Enlivening The Daily Commute: Chapel Hill Rolls Out a New Art Bus and Shelter Installations

July 21, 2022

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Chapel Hill’s Art + Transit program unveils nine new artistic bus shelters and a new art bus that celebrates LGBTQIA+ Pride. Led by Chapel Hill Community Arts & Culture and Chapel Hill Transit, Art + Transit aims to bring more vibrancy to the daily commute by annually commissioning area artists to create art for transit infrastructure, like bus stops and buses. In Chapel Hill and Carrboro, over 30 bus shelters and three buses are now adorned with art that celebrate the people, the places, and the environment of the area. Read on to learn about the newest installations.


To celebrate Pride Month, the Art + Transit program staff worked with the Town of Chapel Hill’s LGBTQIA+ Employee Resource Group to commission a local artist to design a bus wrap that celebrates equality and increases visibility around Pride. Staff selected Durham artist Wutang McDougal’s concept for its inclusive design and untraditional color palette. “I love 80’s glam and I feel the pallet I chose will be interesting and eye catching. I also wanted to show representation of Pride in Black queerness, Trans community and Queer love,” says Wutang on the piece.


One of the nine artistic bus shelters installed also celebrates Pride, and uses a color palette inspired by the Progressive Pride flag and a concept based on intersectionality. Located at Carolina Apartments, Jane Cheek’s We Knew Intersectionality Was the Forward is whimsical and celebratory with overlapping colorful circles, blended colors, and gold outlines. “As a bisexual woman from the South, creating work that makes Queer Pride more visible and increases representation in our communities is important to me,” says Cheek.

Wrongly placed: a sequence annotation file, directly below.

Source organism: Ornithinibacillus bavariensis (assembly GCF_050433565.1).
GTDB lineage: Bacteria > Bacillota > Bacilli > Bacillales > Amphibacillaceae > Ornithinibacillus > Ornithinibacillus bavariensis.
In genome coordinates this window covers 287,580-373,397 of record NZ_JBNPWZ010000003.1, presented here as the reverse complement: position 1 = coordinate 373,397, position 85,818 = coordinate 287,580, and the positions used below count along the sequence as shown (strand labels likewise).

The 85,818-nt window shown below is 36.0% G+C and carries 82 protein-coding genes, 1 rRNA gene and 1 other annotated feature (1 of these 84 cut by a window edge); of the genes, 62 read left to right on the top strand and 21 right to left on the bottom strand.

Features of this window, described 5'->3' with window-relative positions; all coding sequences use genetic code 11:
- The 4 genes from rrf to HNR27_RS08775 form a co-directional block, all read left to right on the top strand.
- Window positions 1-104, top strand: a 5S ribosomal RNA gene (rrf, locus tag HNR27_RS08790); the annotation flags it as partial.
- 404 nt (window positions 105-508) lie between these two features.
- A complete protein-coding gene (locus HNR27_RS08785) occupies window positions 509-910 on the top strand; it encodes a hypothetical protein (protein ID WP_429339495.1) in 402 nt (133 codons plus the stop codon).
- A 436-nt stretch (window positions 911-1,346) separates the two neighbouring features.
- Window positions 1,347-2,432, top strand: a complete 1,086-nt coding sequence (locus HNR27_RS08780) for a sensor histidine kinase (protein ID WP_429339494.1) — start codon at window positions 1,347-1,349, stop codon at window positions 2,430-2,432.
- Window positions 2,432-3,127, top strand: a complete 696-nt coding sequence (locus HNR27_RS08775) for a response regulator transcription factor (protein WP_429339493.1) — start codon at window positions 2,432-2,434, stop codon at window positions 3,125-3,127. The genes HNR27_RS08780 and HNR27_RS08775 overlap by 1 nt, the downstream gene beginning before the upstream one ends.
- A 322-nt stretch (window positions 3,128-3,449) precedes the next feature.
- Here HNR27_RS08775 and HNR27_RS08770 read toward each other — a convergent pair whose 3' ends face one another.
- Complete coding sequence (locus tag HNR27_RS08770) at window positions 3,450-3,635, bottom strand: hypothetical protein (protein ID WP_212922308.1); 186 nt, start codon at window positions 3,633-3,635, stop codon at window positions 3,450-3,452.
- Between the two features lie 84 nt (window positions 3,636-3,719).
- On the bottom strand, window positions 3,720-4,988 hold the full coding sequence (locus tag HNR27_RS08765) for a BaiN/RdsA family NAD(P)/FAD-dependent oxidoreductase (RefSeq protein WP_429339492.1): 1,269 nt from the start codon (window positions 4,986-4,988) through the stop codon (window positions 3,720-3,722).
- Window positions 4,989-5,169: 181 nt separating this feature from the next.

A bus shelter covered in decorative vinyl with large colorful circles.


Some of the newly added artistic bus shelters include messages that celebrate community, like Mayanthi Jayawardena’s Home Is Where The Hill Is and Sara Roberts’ Blooms Over Chapel Hill, where historical photos of local buildings are incorporated into the design. In Antonio Alanis’ Sun, located at South Columbia Street and Mason Farm Road, a bold Latin-American-inspired graphic is used to inspire happiness, warmth, and optimism.

Other new shelters encourage exploration, like Sally Gregoire’s Barning Around in North Carolina, while others invite imagination, like Jesse White’s Hidden Worlds. “Each shape in Hidden Worlds represents a portal — a peek into another world. The colorful animals, trees, landscapes, and cityscapes form imagery that is somewhat familiar to us but with a hint of fantasy and nostalgia.” White’s piece, located at the intersection of Manning and Hibbard Drive, includes a short storybook narrative that hopes to pull transit users from their daily routine into an immersive experience.


East Chapel Hill High students will now be greeted with art at their local bus stop, thanks to the ECHHS Art Appreciation Club. After learning of the Art + Transit program, students from the club collaborated to design Growth Of Life, depicting the resilience of a tree even in some of the most unforgiving environments.

Other new shelters also honor the local environment: Unity Flight by Loren Pease illustrates large butterflies to represent today’s youth coming together to help the environment heal, and Carolina Flora by Taylor Bragg includes artistic renderings of natural flora in North Carolina’s ecosystem.


For more art, bus users are reminded to look up while riding. Last year, artistic vinyls from Luis Franco and Victoria Primicias were installed on the ceilings of several buses, and more are being added this fall.

As the Art + Transit program continues to grow, local artists can expect to see calls opening this fall and winter for future installations.

Learn More About Art + Transit